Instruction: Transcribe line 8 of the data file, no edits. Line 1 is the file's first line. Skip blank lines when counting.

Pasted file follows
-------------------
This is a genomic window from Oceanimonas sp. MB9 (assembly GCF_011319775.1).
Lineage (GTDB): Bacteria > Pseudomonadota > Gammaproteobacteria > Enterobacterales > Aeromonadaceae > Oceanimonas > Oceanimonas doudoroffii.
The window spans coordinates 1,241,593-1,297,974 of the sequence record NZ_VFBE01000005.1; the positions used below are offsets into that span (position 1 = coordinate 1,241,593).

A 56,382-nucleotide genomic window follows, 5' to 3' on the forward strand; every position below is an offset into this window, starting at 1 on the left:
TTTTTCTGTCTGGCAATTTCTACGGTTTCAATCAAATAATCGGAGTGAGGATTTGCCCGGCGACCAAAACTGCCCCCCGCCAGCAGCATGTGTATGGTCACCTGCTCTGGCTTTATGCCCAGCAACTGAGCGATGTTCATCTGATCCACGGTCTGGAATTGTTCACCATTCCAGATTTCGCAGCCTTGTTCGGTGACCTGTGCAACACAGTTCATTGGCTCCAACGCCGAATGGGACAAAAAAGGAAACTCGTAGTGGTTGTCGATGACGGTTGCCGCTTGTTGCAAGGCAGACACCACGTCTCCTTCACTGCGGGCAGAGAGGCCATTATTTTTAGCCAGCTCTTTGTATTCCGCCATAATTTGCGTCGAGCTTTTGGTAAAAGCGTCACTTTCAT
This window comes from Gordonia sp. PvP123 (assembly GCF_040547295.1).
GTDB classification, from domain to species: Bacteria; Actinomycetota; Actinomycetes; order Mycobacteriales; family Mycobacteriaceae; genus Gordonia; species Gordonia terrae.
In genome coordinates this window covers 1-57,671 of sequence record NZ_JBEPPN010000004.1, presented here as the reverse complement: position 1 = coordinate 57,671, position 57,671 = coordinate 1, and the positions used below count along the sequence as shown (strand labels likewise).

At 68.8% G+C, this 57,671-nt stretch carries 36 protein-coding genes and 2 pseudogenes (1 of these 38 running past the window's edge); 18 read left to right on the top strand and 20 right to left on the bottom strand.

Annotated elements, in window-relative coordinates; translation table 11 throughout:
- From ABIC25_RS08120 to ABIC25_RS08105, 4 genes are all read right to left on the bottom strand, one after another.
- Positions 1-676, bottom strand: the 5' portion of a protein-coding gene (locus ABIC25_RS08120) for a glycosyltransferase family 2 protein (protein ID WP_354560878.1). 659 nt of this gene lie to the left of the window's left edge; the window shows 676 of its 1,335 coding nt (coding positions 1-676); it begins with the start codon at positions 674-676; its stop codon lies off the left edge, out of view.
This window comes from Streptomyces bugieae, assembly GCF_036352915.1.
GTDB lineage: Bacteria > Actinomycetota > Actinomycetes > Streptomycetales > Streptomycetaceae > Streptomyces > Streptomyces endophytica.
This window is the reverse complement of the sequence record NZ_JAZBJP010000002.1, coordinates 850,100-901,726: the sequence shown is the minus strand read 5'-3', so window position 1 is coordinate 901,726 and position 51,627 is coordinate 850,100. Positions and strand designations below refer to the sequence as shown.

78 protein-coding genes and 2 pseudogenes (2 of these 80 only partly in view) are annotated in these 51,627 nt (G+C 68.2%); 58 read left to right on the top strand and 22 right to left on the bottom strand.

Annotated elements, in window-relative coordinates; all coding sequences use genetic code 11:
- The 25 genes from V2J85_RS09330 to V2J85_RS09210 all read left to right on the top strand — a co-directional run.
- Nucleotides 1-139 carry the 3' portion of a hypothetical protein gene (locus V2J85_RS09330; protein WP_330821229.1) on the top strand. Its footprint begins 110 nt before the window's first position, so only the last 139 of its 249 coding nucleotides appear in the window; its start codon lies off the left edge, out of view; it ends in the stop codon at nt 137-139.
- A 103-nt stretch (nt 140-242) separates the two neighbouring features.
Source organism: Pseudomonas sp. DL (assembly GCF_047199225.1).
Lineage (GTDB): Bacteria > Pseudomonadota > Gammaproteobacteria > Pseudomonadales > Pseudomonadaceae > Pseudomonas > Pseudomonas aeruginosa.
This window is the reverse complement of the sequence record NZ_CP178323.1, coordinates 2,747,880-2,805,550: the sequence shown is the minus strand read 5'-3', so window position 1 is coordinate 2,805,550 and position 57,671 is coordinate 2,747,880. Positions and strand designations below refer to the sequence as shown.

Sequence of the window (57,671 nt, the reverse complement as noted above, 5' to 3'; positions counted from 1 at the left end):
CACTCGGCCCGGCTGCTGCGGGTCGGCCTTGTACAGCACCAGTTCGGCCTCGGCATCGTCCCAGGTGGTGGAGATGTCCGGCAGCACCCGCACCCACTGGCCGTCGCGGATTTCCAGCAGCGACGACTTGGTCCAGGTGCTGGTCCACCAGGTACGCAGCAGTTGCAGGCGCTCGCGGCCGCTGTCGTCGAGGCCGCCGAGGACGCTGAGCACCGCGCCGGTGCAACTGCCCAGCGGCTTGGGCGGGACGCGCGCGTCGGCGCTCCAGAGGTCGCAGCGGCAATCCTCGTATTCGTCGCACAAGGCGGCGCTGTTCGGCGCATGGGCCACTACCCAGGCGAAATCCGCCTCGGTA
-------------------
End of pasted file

In genome coordinates this window covers 1-57,671 of sequence record NZ_JBEPPN010000004.1, presented here as the reverse complement: position 1 = coordinate 57,671, position 57,671 = coordinate 1, and the positions used below count along the sequence as shown (strand labels likewise).